Sunday, August 18, 2019

Rural Iowa: a Taste of the Netherlands and Carpenter Gothic

We had a long drive home from Des Moines, but we were able to swing by some interesting spots on the way.

I was impressed that there was a place as cool as Pella in rural Iowa. The town of 10,000 was founded by immigrants from the Netherlands, and they decided to show it. Many of the buildings are Dutch styled.

They have a little take-out-only Dutch restaurant called DutchFix.

Lydia ordered an interesting one: "Stampot, creamy mashed potatoes topped with traditional dutch spiced beef and dutch red cabbage slaw".

When I saw this thing, the Tulip Toren, I knew that this town was not messing around with this whole Dutch schtick. It says Tulip Time at the top, which I guess is some sort of annual Dutch festival. I guess it's so legit that Dutch royalty has been in attendance.

These madmen even had a fake little canal area set up.

And a windmill!

We continued our drive through Iowan country roads and I saw one of those cool brown roadsigns near Eldon, Iowa that indicates something awesome was afoot. It said "American Gothic House". Definitely going to that. I love road trips that include a bit of a time cushion. Lydia is a very plan oriented clock watcher, which is good because it makes it even more fun to destroy her plans with unexpected adventures!

We are fast becoming the foremost experts in Grant Wood. Because... we went to his studio home in Cedar Rapids that one time and then checked out a bunch of his work at the Cedar Rapids Museum of Art.

We first checked out the little museum, which told a little bit of the story of the painting and of the two people featured in it.

The model for the daughter (often mistaken to be the man's wife) was Wood's sister Nan Wood and the man was his dentist. I guess Wood lied and told the dentist that he wouldn't be recognizable, and so the dentist was pissed off about it like forever.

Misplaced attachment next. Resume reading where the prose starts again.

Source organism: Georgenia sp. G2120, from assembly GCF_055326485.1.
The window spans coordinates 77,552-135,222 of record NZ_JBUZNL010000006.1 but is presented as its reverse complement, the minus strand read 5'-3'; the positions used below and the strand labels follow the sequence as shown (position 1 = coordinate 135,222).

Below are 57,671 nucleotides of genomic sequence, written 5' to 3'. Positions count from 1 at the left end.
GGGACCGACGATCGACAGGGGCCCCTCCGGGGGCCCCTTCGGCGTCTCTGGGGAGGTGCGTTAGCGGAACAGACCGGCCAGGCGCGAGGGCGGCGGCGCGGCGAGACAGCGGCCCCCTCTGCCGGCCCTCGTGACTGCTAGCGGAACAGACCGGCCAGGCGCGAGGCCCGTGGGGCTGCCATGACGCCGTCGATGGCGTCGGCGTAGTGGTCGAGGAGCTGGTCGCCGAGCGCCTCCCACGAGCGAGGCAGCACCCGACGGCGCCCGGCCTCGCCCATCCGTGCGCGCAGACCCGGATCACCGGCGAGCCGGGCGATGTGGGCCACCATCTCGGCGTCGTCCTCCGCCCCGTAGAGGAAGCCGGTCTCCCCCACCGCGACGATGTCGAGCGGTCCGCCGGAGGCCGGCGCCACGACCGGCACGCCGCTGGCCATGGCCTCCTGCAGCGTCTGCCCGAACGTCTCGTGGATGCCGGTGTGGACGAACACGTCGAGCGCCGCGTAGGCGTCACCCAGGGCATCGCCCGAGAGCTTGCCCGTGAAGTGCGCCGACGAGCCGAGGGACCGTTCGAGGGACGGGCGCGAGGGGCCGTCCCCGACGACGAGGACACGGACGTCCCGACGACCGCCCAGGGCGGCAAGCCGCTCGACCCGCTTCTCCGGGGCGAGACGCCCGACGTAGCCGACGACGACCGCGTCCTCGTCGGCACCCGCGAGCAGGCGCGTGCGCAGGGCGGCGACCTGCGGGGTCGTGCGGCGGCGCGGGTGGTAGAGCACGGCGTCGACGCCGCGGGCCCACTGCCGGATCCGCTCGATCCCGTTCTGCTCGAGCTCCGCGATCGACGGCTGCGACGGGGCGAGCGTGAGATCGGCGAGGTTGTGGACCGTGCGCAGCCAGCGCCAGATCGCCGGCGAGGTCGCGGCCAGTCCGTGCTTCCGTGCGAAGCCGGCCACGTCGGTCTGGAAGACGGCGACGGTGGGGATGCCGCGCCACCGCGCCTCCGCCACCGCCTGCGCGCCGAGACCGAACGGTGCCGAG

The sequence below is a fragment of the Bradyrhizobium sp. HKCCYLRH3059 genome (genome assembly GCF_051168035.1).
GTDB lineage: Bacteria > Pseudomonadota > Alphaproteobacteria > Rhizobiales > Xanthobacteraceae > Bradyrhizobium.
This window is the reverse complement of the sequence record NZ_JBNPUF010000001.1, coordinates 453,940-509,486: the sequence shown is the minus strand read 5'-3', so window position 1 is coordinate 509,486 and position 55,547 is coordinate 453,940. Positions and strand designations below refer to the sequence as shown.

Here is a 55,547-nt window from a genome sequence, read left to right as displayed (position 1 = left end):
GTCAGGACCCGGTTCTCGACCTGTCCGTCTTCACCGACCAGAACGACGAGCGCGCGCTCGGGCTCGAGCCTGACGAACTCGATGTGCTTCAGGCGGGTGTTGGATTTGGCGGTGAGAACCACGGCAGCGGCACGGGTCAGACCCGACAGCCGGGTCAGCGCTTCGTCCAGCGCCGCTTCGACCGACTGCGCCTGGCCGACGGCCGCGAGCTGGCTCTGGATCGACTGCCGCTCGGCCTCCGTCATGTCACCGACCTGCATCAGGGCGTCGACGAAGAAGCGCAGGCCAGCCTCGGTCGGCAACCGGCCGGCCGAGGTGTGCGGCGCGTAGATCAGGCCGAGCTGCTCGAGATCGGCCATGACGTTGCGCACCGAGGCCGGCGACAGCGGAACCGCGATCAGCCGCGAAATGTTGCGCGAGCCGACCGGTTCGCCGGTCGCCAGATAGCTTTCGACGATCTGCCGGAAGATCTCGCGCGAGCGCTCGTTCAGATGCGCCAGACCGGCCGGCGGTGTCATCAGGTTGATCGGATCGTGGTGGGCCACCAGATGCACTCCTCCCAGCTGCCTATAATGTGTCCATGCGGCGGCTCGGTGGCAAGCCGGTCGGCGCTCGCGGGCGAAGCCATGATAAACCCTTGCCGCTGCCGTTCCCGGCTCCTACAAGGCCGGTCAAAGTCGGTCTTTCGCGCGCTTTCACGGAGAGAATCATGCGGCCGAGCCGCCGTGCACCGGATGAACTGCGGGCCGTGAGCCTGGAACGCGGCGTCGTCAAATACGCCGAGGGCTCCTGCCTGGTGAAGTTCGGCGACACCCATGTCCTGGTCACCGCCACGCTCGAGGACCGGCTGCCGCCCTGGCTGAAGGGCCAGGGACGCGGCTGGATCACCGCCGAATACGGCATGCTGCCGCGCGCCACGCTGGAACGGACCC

There were racks of clothes of different sizes and a few nice old lady volunteers there to slap it all onto us. We hustled out, they took a few shots of us, and that was that. I thought it was a super fun little American experience.

I guess Grant just sketched the house once because he was amused that that giant gothic window was sitting on such a dinky little house. He never returned to the house. I don't think that the models even met each other until years afterwards.

Wikipedia seems to think that this is Carpenter Gothic, where the "abundance of North American timber and the carpenter-built vernacular architectures based upon it made a picturesque improvisation upon Gothic a natural evolution. Carpenter Gothic improvises upon features that were carved in stone in authentic Gothic architecture."

And then, as Wikipedia research often causes, I really went down the rabbit hole of nerdery. I'd always wondered why the style was called "Gothic" in the first place, because the Goths were a Germanic tribe that destroyed the Roman Empire and surely weren't doing a lot of bathing let alone architecture. Sure enough, the term was used as an insult of a more German style of architecture by Italians and other fans of the more classic Roman style. It was meant to mean "barbaric". Very cool.

I think we did decently. I'm still a little annoyed that our photographer didn't tell me to look straight at the camera. There wasn't a painting out there to use as reference so I didn't really know what I was doing from memory. Oh well.

America can be pretty cool sometimes.

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